Phone Calls & Cigarettes

Tuesday, February 4, 2020


A few weeks ago, a woman I follow on Instagram asked a question on one of her posts and encouraged everyone to write their response in the comments. Her question? "What is the one thing you would say or ask Heavenly Mother right now?"

The responses were equally eye-opening and heartbreaking. "I would ask her to tell me the story of how my spirit was born," one woman wrote. "I'd ask her to squeeze me tighter." "I want to know her favorite thing about me." "I would ask her if she would take extra special care of my boy 'til I get there." "I'd ask, 'Where are you?'"

My one ask was this: "Show me what it means to love myself."

No "please." No "If I could, I would ask..." I didn't realize this until later, but there was no separation between the possibility of or appropriateness of asking and the actual asking itself. Just my request, hanging out right there in the middle of Insta-land. Consciously, I wrote it as a question. Subconsciously, I already knew I'd get my answer soon.

So imagine my surprise as one day, right in the middle of an EMDR therapy session, Heavenly Mother reveals herself to me. For those of you who are unfamiliar with EMDR, it is a kind of therapy technique that accesses the subconscious mind. The mental state I am working in during these sessions is very similar to that of a dream. That's my most relatable way to describe it.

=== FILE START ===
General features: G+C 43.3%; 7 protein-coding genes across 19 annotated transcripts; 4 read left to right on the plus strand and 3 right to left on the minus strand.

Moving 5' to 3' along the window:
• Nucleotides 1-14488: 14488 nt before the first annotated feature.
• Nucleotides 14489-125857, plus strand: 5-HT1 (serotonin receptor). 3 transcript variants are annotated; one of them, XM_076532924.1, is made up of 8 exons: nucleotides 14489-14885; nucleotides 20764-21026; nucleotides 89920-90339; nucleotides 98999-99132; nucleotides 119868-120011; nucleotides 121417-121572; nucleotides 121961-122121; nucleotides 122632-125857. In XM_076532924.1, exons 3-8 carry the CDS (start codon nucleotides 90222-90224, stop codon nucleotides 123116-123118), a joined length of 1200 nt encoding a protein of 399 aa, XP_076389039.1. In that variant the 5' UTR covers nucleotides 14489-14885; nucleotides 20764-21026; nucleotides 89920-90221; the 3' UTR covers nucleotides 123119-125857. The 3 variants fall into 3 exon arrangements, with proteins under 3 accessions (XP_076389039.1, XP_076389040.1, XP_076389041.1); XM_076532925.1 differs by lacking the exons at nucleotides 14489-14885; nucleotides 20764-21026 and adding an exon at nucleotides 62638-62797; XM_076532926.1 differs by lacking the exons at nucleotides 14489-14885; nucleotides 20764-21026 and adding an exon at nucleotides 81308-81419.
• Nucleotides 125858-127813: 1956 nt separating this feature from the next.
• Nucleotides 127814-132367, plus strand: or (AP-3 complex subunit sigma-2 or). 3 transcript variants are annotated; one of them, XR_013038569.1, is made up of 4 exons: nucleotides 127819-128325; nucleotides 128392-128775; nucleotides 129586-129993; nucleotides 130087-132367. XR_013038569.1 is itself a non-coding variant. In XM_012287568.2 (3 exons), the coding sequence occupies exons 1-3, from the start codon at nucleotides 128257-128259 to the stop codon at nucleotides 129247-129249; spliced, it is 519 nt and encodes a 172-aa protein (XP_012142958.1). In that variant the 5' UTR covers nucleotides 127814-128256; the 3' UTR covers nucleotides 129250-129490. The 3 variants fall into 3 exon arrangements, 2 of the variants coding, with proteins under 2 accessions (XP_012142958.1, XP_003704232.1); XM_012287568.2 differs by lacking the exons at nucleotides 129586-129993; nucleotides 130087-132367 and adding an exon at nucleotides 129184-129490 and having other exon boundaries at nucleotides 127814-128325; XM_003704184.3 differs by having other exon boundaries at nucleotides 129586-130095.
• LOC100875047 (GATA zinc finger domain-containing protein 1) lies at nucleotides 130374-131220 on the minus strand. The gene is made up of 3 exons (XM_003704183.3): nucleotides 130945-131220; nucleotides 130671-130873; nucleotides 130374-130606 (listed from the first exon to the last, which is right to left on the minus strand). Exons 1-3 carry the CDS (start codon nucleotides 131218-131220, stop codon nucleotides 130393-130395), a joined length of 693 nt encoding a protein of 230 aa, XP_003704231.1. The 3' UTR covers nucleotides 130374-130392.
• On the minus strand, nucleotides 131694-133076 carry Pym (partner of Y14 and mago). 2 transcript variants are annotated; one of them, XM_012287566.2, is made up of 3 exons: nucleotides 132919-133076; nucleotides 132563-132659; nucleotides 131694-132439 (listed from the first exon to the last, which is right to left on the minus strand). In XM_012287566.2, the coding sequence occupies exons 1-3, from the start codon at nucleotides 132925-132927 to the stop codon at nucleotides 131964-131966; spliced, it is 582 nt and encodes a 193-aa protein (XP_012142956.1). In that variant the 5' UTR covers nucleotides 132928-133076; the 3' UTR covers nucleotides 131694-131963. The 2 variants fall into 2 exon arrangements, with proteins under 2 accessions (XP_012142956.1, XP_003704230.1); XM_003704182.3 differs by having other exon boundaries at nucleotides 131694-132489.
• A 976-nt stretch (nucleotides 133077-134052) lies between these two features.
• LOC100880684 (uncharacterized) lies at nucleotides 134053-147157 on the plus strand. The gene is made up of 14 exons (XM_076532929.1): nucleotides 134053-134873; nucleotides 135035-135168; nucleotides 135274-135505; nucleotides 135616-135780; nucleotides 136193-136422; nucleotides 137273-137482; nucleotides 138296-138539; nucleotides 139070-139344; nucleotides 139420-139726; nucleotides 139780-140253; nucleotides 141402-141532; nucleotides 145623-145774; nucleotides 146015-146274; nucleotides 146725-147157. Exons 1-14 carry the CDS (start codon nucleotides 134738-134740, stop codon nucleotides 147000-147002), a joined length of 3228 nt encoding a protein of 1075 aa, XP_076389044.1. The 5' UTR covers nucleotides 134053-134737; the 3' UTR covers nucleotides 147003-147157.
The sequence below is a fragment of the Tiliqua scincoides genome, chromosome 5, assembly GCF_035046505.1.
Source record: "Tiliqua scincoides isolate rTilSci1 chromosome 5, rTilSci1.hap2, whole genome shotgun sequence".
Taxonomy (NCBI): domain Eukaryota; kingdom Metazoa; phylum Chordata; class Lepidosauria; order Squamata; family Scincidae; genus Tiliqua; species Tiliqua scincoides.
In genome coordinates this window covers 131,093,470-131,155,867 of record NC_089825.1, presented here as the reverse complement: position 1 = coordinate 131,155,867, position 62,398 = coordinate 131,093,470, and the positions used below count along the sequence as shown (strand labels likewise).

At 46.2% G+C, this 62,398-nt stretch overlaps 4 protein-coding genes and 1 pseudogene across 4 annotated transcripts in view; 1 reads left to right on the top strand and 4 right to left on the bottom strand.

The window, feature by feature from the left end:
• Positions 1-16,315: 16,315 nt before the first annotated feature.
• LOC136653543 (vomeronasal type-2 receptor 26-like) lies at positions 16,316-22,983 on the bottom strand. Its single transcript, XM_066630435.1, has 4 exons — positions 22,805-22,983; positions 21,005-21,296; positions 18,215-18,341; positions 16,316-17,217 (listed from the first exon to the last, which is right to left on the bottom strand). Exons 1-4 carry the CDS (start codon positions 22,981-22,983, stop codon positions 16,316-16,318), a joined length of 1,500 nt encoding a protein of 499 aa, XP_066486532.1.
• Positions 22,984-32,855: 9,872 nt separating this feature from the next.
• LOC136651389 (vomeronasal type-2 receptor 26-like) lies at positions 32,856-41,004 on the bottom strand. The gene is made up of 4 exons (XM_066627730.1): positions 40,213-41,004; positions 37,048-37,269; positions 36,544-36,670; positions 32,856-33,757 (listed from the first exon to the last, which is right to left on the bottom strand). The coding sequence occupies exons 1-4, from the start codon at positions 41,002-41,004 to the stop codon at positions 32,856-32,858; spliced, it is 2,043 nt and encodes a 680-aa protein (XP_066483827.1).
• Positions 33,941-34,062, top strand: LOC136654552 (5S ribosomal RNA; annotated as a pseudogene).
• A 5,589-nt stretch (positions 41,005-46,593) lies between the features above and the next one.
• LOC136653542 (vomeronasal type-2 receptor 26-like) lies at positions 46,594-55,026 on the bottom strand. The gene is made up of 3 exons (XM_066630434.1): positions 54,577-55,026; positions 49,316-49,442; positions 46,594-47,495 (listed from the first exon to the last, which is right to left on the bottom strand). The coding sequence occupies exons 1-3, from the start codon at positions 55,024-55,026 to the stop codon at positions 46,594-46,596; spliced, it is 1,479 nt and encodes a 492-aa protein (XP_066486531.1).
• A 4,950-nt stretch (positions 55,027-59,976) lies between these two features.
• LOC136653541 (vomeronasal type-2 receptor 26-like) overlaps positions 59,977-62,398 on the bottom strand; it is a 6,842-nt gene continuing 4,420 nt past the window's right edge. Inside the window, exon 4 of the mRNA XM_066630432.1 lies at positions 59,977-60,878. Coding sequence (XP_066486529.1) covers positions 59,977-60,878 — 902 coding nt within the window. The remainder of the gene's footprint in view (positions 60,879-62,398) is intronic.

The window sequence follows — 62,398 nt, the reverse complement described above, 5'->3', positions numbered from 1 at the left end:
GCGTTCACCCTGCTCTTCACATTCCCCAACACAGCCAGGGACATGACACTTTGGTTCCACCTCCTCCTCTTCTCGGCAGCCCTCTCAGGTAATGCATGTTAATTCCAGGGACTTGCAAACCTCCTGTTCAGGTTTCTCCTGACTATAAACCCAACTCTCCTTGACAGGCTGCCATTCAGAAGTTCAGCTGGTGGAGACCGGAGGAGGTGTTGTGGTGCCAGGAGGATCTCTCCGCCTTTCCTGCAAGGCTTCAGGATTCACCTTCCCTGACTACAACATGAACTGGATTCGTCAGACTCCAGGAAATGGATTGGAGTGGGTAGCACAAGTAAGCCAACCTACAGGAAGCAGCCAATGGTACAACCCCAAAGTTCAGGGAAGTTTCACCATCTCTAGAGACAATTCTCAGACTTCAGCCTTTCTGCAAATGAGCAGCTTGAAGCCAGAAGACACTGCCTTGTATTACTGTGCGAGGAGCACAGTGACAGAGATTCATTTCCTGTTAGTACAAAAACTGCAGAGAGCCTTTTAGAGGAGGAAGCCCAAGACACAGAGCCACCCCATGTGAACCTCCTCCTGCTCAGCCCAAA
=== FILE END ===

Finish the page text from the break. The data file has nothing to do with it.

It was in an office setting. Heavenly Father sat behind a secretary's desk, shuffling through papers and licking his fingers occasionally as he sorted through the stacks. I walked up to him and said, "I want to see Heavenly Mother." He paused his work and looked up at me, smiling. "You know you don't have to ask. You know where she is. Just go in and see her," he said. As if all these years of being told by prophets, bishops, and Young Women and Relief Society presidents that talking to my big-M Mother was a huge no-no meant as much to him as the stack of papers in the "To Be Filed" folder on the corner of his desk. Alrighty then, I thought. I guess I will go and do.